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Monthly Archives: January 2017

Maybe I’ve Done Too Much For Them

Last Sunday I picked Lily up from a camp friend’s house 20 minutes away. The night before, I drove her to a different friend an hour away. After I dropped her off at home, I went to Shop Rite, which took me over an hour. Shop Rite by me on a Sunday is a little like an insane asylum. Every time I make it through, I feel as if I’ve been through a war. I came home, put away the packages, and walked the dog. All of this took up more than half of my day.

Two things happened after that.

First, Amanda had made herself pasta while I was gone. Now I believe she may have thought that she cleaned up. But Amanda’s version of cleaning up is putting her dirty bowl (with food in it) and the strainer in the sink. Not the dishwasher, the sink. There was a dirty pot and an empty box of pasta on the counter, and she would never think to wipe down anything.

Right after I saw this, Lily asked me if I had bought the ingredients to make her the potato latkes I promised her over Hanukkah a month earlier but never made. Mind you, it’s not as if the poor deprived child did not have any potato latkes over Hanukkah. My mother in law made us delicious ones on the first night. But she wanted me to make them. When I told her that I had forgotten about them and I was exhausted from running around all day, she got very upset with me.

I thought about all of this for a few minutes.

Right after Howie died, I made a promise to myself. I swore that I was going to do everything in my power to make sure my girls did not always feel like they only had one parent. I would drive them around as much as possible when they needed me to. I would make dinners – I did not want to be the mom that made frozen pizzas and ate over the sink every night. I would be as involved in their lives as much as they would allow me to be. I would do whatever I could for them.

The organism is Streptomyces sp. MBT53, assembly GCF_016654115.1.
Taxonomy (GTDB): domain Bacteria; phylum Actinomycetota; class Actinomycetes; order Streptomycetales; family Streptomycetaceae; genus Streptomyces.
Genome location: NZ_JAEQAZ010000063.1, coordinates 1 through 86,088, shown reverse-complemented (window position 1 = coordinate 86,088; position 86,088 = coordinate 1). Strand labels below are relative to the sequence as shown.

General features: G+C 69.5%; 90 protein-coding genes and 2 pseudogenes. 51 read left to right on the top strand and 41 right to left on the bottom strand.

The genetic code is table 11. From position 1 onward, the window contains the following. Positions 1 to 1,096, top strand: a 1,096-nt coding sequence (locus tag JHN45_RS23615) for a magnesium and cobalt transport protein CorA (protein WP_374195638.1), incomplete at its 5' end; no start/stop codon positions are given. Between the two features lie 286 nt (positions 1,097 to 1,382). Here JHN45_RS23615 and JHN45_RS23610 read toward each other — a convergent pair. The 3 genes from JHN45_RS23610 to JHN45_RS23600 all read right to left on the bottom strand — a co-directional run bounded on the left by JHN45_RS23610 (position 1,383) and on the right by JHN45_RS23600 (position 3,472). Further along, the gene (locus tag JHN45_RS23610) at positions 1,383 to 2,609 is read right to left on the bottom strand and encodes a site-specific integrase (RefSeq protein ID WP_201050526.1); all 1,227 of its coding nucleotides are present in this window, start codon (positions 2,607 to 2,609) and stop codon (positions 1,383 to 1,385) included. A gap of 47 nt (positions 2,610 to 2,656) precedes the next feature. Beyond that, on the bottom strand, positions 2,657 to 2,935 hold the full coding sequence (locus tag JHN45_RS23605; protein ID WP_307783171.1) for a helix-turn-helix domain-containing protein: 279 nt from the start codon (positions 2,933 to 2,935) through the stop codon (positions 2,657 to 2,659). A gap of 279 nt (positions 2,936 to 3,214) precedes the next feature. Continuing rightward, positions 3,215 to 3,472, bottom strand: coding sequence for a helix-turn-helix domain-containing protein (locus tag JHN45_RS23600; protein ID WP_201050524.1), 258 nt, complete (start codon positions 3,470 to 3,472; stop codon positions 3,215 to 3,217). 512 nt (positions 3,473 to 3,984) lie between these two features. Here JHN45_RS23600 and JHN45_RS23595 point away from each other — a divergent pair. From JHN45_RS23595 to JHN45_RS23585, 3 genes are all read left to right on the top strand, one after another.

I have tried very hard to keep this promise. But I am realizing now that this promise has turned into me doing everything, and this may not always be such a good thing.

My girls are great daughters, and I know that is hard to say about teenage girls. I think I have an amazing relationship with each of them, and they have a pretty good relationship with each other – as far as sisters go. They are nice and respectful to me, and for the most part do not give me a hard time. I am very thankful for them.

BUT I think I have turned them into the two laziest girls on the face of the planet. I do everything for them – laundry, dinners, dishes, cleaning up. taking care of the dog (and they wonder why he loves me best). Plus the fact that they are the two messiest girls in the world, so cleaning up after them is no easy task.

I thought about the fact that when I made this promise to myself, the girls were 10 and 12 years old and grieving the loss of their father. They are now just about 16 and 18. I think it might be time to make a change.

I sat them both down and told them how I felt. Their reaction could not have been better. They apologized to me and said they would try to help out more. My fear is that these were just words – it is five days later and you should see what their rooms looks like.

Now we will see if they actually do make the effort. Old habits are hard to break. This may be harder for me than it is for them. I know that I need to stop doing everything for them. They need to not only do more for themselves, but also help me out a little. It is time. I am hoping we can all make a positive change.


I Didn’t Want to Think “What If?”

There is something I think about often. It is the same thing I didn’t like to think about before Howie died. Thankfully Howie not only thought about it, but did something about it.

That something is life insurance.Who wants to think about that? Who would think that they may really need it one day? I certainly didn’t.

I vaguely remember Howie telling me that he was getting life insurance. I think my eyes glazed over while he was talking.  I was probably watching “The Bachelor” or something like that when he was speaking, which seemed much more important at the time, so I didn’t pay attention. I do remember telling him that I didn’t want to think about anything like that, and nothing was going to happen to him anyway.